The Bush economy nevertheless did perform subpar because Bush also supported a loose, cheap dollar monetary policy, following Keynesian doctrine that a cheap dollar boosts the economy by promoting exports. Weak dollar monetary policy discourages critical job creating investment that bids up higher wages, because investors fear the depreciation of their investment returns by a declining dollar or inflation, and the rise of artificial boom bust cycles that might crash their investment in a recession. That contrasted with the earlier Reagan boom built on anti-inflation, strong dollar policies that promote job creating, wage increasing investment, without fear of a declining dollar, inflation, or boom bust cycles. As discussed below, the Bush cheap dollar monetary policy did play perhaps the central role in the financial crisis of 2008, as free market critics of Bush’s monetary policy had forewarned.
But there is no economic theory under which tax rate cuts could cause recession. America cannot afford a President who is this confused and deluded.
Obama said in Cleveland, “Over the last three years, I’ve cut taxes for the typical working family by $3,600. I’ve cut taxes for small businesses 18 times.” But Obama’s “tax cuts” have almost all involved tax credits and other loopholes, not reductions in rates, which he is increasing at an historic pace, as discussed last week. It is reductions in rates that promote economic growth and prosperity, because it is the marginal tax rate, or the rate on the next dollar of income, that determines whether the producer is going to undertake the activity to produce that income. Tax credits are really no different than welfare checks, particularly the refundable tax credits Obama has favored, which pay the beneficiary the full amount of the credit regardless of tax liability. But welfare does not promote economic growth and prosperity, Nancy Pelosi to the contrary notwithstanding.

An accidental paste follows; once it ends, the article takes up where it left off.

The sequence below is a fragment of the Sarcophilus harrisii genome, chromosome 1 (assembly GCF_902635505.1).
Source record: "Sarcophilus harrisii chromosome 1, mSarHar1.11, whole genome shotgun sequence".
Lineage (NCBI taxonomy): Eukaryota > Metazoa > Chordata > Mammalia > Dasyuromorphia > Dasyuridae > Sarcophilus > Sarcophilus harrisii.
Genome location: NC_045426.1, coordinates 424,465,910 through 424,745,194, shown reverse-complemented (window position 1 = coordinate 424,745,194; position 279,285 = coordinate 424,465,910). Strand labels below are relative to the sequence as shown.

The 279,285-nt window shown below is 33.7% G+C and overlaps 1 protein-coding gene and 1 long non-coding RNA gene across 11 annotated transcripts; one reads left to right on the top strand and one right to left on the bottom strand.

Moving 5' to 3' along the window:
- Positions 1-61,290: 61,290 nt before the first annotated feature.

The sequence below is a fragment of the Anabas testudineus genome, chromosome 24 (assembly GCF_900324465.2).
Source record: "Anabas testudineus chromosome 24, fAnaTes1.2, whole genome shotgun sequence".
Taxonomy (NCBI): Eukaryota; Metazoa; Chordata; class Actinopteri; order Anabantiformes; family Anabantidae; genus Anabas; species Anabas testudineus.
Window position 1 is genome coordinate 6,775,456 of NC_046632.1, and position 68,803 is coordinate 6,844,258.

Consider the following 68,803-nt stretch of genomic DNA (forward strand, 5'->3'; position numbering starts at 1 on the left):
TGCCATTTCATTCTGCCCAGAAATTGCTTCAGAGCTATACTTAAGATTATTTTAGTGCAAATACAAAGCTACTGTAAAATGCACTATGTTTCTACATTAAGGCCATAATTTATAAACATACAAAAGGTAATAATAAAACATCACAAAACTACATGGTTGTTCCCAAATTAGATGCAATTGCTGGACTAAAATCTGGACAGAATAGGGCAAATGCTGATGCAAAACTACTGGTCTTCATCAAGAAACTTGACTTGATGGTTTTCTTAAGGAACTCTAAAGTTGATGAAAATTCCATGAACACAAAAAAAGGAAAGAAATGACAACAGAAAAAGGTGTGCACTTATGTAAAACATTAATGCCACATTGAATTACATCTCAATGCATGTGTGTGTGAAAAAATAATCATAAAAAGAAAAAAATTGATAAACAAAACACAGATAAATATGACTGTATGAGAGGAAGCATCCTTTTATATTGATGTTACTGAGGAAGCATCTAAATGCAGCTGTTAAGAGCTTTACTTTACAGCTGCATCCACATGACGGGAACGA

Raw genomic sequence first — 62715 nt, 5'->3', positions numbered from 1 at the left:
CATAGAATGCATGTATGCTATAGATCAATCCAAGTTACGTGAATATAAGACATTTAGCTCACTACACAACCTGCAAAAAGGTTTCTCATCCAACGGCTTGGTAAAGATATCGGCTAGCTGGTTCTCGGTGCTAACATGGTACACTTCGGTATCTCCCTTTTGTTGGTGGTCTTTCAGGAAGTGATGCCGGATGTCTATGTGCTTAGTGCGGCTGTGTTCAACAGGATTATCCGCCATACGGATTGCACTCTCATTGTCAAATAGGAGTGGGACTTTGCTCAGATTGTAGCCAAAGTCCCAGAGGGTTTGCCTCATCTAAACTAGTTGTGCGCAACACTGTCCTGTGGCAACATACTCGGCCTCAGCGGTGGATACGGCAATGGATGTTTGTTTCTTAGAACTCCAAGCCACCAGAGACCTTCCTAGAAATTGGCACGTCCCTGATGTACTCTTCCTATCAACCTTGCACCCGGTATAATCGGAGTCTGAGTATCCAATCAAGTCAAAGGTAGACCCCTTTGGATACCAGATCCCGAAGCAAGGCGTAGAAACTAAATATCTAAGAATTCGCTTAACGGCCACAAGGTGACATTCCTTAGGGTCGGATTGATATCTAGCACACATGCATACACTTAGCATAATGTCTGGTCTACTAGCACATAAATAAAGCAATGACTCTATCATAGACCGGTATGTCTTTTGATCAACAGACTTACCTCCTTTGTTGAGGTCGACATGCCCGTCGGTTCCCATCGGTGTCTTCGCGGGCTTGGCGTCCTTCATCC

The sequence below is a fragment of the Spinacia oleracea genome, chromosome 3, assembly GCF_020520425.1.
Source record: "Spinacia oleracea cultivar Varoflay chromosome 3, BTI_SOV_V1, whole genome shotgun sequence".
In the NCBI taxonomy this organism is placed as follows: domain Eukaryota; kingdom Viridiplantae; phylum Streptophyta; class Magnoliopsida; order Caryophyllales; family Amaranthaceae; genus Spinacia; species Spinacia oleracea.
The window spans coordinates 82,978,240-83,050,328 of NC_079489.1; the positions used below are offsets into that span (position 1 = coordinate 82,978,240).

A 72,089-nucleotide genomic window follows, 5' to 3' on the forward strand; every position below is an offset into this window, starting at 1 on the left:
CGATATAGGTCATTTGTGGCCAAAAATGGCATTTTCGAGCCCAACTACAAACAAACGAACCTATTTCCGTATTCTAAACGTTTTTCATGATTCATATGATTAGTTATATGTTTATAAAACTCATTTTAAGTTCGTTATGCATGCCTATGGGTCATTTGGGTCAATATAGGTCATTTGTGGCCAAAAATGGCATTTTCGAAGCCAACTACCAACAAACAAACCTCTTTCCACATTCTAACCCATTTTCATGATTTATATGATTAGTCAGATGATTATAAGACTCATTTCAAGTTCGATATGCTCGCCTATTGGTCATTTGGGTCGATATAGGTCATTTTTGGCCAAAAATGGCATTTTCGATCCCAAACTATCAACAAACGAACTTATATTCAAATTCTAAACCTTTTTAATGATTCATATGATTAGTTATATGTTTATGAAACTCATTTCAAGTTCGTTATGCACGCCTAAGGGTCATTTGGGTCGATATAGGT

Moreover, in deriding regulatory relief from the exploding regulatory costs he is imposing on the economy, Obama also again identified such regulatory relief, or deregulation, as a chief cause of the financial crisis. He said, “During the last decade, there was a specific theory in Washington about how to meet this challenge….We were told that fewer regulations – especially for big financial institutions and corporations – would bring about widespread prosperity. [But] how did this economic theory work out?”
Obama added, “Without strong enough regulations, families were enticed, and sometimes tricked, into buying homes they couldn’t afford. Banks and investors were allowed to package and sell risky mortgages. Huge reckless bets were made with other peoples’ money.”
Notice that after almost 4 years of Obama’s Presidency, no regulations have been adopted to counter any of these supposed problems. Banks and investors are still allowed to package and sell mortgages, which still bear risk. Financial institutions still make bets with other people’s money, because that is the business they are in. And nobody has ever explained how the financial industry can make good money by tricking people into buying homes that they can’t afford.